Race to save mothers, children set to fall short

September 20, 2011

A global campaign to save new mothers and children under five in developing nations has made strong gains but is set to fall well shy of UN goals, according to a study released Tuesday.

Only nine out of 137 countries are on track to meet the twin (MDG), set in 2000, of slashing child mortality by two-thirds between 1990 and 2015, and by three-quarters over the same period.

Based on current trends, 31 will reach the first target, and 13 will achieve the second, said the study by the Institute for Health Metrics and Evaluation (IHME) at the University of Washington.

The nine countries set to achieve both UN targets for 2015 are: China, Egypt, Iran, Libya, Maldives, Mongolia, Peru, Syria and Tunisia.

The glass-half-empty glass-half-full report, published in The , nonetheless underscored major progress in reducing child mortality.

Overall, the number of deaths of children under five in the African, Asian and Latin American countries examined dropped from 11.6 million in 1990 to an estimated 7.2 million in 2011, an average decline of 2.2 percent per year.

Some nations -- including Cambodia, Ecuador, Rwanda, Malaysia and Vietnam -- saw at least a five percent rate of decline over the last decade, more than twice the global average.

But such advances must not obscure the fact that millions of infants and small children succumb to preventable deaths every year, a fact highlighted by the huge gap between rich and poor nations, the authors said.

In 2011 the in Sweden, Italy and Greece is about 0.5 deaths per 1,000 , whereas in Niger and it is about 87, a 173-fold difference.

Also worrying, said the researchers, was the mortality rate among infants during the first week of life, which declined only 1.7 percent over the two-decade period.

"The difference between neonatal and overall mortality in children under five might seem small ... but it can be a sign of other problems in the health system," co-author Haidong Wang, a professor at IHME, said in a statement.

For maternal deaths related to pregnancy and childbirth, the number fell from just under 410,000 in 1990 to 273,500 in 2011.

Kenya, Morocco, Zambia and Zimbabwe led the way over the last decade with annual declines in of more than eight percent. Even war-torn Afghanistan -- which continues to have one of the worst maternal death rates in the world -- has shown a nearly five percent annual decline since 2000.

Part of this improvement, especially in sub-Saharan Africa, is due to better prevention and treatment for HIV/AIDS, the authors said.

Global health programmes and more insecticide-treated bednets to combat malaria have also played a role.

For , improved education among women of reproductive age alone accounted for more than half of the decline, according to an earlier study by the same team.

But the ambitious 2015 goals will still remain beyond reach at current rates of progress, the researchers warned.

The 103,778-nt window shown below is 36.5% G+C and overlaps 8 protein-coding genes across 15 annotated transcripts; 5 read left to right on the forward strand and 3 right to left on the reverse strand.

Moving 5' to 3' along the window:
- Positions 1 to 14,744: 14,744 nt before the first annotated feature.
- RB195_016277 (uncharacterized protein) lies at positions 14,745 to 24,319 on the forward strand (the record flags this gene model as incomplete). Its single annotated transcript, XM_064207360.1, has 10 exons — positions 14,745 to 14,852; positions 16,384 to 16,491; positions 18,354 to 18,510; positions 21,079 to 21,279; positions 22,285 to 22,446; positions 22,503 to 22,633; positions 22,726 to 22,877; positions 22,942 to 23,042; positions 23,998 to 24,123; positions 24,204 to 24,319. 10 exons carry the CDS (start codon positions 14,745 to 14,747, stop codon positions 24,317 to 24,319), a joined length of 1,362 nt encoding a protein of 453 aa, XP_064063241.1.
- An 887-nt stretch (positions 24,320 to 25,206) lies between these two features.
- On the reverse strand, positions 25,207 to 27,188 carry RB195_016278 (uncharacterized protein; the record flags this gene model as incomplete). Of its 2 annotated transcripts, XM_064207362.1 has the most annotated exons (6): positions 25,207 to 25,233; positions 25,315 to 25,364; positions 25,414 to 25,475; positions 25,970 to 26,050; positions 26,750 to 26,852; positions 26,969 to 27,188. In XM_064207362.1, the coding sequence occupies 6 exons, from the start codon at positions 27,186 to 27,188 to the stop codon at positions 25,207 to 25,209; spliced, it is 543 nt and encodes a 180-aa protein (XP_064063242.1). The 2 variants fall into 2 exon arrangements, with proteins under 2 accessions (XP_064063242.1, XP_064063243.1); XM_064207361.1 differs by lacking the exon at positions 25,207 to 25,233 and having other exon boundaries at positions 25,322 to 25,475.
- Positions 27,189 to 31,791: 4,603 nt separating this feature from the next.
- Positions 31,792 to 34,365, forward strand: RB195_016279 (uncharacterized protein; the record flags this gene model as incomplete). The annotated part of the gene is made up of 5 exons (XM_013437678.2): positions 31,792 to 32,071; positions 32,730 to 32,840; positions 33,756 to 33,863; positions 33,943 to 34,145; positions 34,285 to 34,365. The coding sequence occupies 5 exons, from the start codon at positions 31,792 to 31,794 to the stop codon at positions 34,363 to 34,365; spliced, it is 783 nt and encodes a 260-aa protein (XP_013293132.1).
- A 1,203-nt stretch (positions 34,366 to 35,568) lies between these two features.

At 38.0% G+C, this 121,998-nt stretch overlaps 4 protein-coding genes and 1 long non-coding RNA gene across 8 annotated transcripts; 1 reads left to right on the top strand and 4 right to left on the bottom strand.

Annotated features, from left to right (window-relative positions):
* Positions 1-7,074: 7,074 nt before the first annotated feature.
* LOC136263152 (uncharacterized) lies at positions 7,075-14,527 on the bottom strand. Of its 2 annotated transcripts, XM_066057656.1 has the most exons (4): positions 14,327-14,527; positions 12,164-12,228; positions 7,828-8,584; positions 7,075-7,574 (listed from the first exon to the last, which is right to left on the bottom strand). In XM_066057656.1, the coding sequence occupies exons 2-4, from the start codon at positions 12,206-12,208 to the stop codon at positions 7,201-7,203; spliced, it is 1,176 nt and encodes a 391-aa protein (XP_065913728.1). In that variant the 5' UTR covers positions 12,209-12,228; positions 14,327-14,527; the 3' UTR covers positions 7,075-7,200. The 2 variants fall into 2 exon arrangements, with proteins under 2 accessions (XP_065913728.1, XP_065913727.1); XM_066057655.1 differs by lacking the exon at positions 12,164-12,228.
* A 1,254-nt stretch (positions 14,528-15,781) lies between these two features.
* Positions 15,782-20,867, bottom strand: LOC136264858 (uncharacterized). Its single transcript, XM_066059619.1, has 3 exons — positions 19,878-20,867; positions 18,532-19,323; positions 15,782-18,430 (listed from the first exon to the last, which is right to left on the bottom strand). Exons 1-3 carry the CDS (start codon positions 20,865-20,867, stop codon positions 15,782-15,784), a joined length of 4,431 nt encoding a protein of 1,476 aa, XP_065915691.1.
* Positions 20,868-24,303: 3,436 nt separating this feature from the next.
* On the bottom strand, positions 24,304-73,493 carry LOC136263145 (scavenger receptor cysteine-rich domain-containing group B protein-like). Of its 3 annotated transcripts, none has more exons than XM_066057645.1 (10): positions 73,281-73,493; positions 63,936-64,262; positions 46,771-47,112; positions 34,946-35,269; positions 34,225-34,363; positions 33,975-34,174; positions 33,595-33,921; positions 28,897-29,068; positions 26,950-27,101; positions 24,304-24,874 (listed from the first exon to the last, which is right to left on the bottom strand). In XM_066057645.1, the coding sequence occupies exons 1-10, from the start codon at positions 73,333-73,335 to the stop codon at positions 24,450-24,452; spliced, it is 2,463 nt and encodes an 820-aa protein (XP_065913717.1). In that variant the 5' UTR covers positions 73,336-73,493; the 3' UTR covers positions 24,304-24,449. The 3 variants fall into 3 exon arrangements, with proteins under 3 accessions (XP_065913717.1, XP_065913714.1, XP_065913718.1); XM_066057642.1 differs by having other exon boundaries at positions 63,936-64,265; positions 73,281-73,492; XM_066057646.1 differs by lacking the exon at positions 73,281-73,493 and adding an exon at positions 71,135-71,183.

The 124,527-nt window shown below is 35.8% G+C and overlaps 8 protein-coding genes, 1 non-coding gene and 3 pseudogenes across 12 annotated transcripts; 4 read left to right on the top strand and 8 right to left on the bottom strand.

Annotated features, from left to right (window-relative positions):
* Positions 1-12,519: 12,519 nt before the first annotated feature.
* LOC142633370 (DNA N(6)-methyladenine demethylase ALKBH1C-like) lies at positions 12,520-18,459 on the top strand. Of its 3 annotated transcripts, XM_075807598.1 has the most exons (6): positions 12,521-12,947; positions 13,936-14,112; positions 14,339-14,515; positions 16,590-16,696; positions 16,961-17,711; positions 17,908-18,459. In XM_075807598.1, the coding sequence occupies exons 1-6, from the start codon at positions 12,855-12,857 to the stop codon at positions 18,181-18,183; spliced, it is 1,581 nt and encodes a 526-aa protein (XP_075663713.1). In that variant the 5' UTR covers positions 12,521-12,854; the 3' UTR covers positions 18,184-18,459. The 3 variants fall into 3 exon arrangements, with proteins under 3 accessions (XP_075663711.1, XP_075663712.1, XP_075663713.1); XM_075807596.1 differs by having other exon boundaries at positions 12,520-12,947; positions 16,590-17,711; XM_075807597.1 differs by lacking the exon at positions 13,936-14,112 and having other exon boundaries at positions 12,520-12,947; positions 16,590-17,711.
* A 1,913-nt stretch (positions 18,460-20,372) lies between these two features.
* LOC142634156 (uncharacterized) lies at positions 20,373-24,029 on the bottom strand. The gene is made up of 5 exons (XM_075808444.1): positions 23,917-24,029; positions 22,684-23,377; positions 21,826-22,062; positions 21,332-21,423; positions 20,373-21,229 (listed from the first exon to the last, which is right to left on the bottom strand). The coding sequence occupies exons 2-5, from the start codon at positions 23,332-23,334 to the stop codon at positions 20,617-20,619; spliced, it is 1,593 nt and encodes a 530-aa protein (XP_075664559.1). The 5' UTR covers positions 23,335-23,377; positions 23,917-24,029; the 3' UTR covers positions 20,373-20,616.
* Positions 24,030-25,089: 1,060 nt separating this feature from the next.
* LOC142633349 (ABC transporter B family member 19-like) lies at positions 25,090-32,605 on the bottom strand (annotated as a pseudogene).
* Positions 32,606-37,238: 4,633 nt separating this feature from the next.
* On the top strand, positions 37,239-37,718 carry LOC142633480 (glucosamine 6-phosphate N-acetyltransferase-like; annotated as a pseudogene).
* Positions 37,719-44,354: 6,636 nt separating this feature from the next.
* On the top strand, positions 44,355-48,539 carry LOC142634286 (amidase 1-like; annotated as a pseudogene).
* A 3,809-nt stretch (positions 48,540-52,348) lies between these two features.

"If the world is going to achieve these (MDG) goals, we need to see immediate, concerted action on the part of governments, donors and bilateral agencies," said Rafal Loranzo, a professor at IHME and lead author of the study.

Explore further: Death rates in newborns remain shockingly high in Africa and India

Related Stories

Death rates in newborns remain shockingly high in Africa and India

August 30, 2011
Neonatal mortality -- deaths in newborns, aged 3 weeks and under -- has declined in all regions of the world over the past two decades but in 2009, more than half of all neonatal deaths occurred in five countries—India, ...

Recommended for you

Across Asia, liver cancer is linked to herbal remedies: study

October 18, 2017
Researchers have uncovered widespread evidence of a link between traditional Chinese herbal remedies and liver cancer across Asia, a study said Wednesday.

Eating better throughout adult years improves physical fitness in old age, suggests study

October 18, 2017
People who have a healthier diet throughout their adult lives are more likely to be stronger and fitter in older age than those who don't, according to a new study led by the University of Southampton.

Global calcium consumption appears low, especially in Asia

October 18, 2017
Daily calcium intake among adults appears to vary quite widely around the world in distinct regional patterns, according to a new systematic review of research data ahead of World Osteoporosis Day on Friday, Oct. 20.

New study: Nearly half of US medical care comes from emergency rooms

October 17, 2017
Nearly half of all US medical care is delivered by emergency departments, according to a new study by researchers at the University of Maryland School of Medicine (UMSOM). And in recent years, the percentage of care delivered ...

Experts devise plan to slash unnecessary medical testing

October 17, 2017
Researchers at top hospitals in the U.S. and Canada have developed an ambitious plan to eliminate unnecessary medical testing, with the goal of reducing medical bills while improving patient outcomes, safety and satisfaction.

No evidence that widely marketed technique to treat leaky bladder/prolapse works

October 16, 2017
There is no scientific evidence that a workout widely marketed to manage the symptoms of a leaky bladder and/or womb prolapse actually works, conclude experts in an editorial published online in the British Journal of Sports ...


Please sign in to add a comment. Registration is free, and takes less than a minute. Read more

Click here to reset your password.
Sign in to get notified via email when new comments are made.